I think I'm stretching out painting the iron on these two pieces. Yesterday it dawned on me that it's because I love painting with acrylics and don't want it to be over. The next stage, after letting the acrylics dry, is clearcoating with varnish. That's not nearly as much fun.
So it seems as if I haven't really absorbed the fact that I can paint with acrylics any time I want to. I have canvases to paint. I have archival boards to paint. I have watercolor paper. And I have paper I can play on, to use later for collage.
It's a little tricky to make space to paint two-dimensional work while painting sculpture. There must be a way, however. The main thing is to believe it's really ok to do it.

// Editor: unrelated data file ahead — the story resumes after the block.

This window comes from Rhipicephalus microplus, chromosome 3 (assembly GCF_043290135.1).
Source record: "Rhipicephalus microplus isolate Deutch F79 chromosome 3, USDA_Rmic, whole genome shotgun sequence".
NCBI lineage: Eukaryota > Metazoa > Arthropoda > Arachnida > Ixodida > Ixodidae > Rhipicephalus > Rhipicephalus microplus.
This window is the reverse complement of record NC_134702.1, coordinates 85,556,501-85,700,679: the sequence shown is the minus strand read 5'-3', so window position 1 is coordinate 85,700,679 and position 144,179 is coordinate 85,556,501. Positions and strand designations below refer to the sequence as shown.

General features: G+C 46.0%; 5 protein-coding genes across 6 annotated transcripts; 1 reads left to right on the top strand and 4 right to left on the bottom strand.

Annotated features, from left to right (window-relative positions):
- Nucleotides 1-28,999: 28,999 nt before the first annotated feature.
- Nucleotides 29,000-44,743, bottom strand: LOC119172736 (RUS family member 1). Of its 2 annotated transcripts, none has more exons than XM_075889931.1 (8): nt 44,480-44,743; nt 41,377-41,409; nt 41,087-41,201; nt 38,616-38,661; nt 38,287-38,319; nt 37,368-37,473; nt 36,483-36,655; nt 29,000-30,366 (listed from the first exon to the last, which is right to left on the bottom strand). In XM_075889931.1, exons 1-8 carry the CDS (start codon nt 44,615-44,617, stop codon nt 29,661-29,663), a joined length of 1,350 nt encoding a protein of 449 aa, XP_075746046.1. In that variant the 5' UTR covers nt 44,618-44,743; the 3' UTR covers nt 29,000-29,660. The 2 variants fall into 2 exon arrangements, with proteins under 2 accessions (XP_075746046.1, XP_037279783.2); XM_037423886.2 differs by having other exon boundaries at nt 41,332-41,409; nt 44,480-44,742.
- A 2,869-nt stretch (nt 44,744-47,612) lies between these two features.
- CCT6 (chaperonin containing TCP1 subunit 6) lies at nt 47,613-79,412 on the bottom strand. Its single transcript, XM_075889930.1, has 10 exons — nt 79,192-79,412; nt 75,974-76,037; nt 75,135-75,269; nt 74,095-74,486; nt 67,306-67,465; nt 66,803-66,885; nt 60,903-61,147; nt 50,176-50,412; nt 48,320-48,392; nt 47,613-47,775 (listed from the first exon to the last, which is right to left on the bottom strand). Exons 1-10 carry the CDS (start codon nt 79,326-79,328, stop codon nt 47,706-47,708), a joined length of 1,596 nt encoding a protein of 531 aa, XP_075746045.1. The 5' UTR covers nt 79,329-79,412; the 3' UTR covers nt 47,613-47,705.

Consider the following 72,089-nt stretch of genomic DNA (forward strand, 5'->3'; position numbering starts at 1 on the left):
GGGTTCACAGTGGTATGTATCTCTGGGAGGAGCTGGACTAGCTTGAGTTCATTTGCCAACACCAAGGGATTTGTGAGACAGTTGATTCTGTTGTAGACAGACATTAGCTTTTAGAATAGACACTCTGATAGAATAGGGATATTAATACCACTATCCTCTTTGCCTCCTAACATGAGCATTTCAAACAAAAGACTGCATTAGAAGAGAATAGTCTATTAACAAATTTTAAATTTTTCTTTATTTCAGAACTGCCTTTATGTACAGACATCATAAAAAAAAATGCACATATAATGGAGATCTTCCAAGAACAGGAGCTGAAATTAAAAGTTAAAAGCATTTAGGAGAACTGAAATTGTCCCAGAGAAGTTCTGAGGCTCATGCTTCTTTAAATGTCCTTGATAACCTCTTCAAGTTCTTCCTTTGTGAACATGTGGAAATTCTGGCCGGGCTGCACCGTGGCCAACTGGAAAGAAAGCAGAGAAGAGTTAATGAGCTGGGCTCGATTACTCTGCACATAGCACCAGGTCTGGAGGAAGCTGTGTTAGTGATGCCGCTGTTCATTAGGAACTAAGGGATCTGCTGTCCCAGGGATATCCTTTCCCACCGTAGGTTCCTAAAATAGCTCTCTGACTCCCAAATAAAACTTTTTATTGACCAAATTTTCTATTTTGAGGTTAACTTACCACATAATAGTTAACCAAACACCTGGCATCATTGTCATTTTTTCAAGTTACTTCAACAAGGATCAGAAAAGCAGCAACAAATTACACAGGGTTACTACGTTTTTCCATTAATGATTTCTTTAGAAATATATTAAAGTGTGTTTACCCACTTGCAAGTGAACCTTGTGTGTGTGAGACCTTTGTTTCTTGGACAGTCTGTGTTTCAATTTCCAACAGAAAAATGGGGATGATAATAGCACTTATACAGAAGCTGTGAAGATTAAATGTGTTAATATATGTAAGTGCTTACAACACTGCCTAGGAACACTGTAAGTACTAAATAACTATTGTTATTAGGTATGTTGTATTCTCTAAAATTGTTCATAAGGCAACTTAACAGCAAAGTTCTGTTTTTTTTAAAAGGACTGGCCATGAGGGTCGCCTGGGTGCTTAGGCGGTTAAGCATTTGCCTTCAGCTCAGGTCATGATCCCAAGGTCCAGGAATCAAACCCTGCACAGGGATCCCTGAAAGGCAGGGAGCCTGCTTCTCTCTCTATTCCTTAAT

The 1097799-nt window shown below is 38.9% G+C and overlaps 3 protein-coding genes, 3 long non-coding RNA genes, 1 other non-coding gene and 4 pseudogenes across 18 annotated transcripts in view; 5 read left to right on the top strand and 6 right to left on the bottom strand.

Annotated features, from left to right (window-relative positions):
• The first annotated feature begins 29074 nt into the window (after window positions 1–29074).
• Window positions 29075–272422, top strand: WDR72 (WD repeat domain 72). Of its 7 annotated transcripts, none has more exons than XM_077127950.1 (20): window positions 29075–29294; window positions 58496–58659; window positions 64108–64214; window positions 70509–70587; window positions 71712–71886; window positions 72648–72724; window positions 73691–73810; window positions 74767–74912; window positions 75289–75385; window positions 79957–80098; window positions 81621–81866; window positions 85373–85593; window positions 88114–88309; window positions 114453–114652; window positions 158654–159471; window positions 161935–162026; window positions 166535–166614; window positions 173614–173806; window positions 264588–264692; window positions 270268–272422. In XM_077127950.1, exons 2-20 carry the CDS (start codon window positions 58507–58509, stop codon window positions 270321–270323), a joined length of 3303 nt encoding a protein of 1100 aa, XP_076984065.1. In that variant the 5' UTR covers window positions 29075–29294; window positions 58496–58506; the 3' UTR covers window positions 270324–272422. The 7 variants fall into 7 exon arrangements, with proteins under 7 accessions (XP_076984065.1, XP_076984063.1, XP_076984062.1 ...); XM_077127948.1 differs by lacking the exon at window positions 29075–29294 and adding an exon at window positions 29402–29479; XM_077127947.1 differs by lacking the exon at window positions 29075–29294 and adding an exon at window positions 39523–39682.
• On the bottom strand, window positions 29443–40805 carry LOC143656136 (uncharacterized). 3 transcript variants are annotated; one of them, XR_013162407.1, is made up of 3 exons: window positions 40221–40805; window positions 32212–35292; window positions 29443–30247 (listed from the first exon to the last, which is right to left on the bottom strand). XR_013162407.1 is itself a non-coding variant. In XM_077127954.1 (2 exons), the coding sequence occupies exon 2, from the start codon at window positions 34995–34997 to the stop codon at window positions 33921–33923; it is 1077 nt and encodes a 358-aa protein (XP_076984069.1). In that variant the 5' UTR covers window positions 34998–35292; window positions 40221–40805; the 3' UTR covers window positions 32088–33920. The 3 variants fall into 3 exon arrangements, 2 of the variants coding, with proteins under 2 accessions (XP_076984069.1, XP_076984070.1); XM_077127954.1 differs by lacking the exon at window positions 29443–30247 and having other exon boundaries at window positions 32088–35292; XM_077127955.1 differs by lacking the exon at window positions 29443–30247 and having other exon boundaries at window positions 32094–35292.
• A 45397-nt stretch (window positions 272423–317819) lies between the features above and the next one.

The paint looks wonderful on the iron. I'm amazed at how beautiful the iron is becoming. It was ok as just plain iron. But now it's becoming more than ok. And the colors I'm using are a result of lots of experimentation with the paint on paper as well as on iron test pieces. So there's a synergy here. The painting on paper - the play with color - helps the sculptures. Do the sculptures help the paintings on paper and canvas? Yes. The sculptures are a kind of anchoring, a centering, a grounding. Iron keeps me practical enough to live on earth.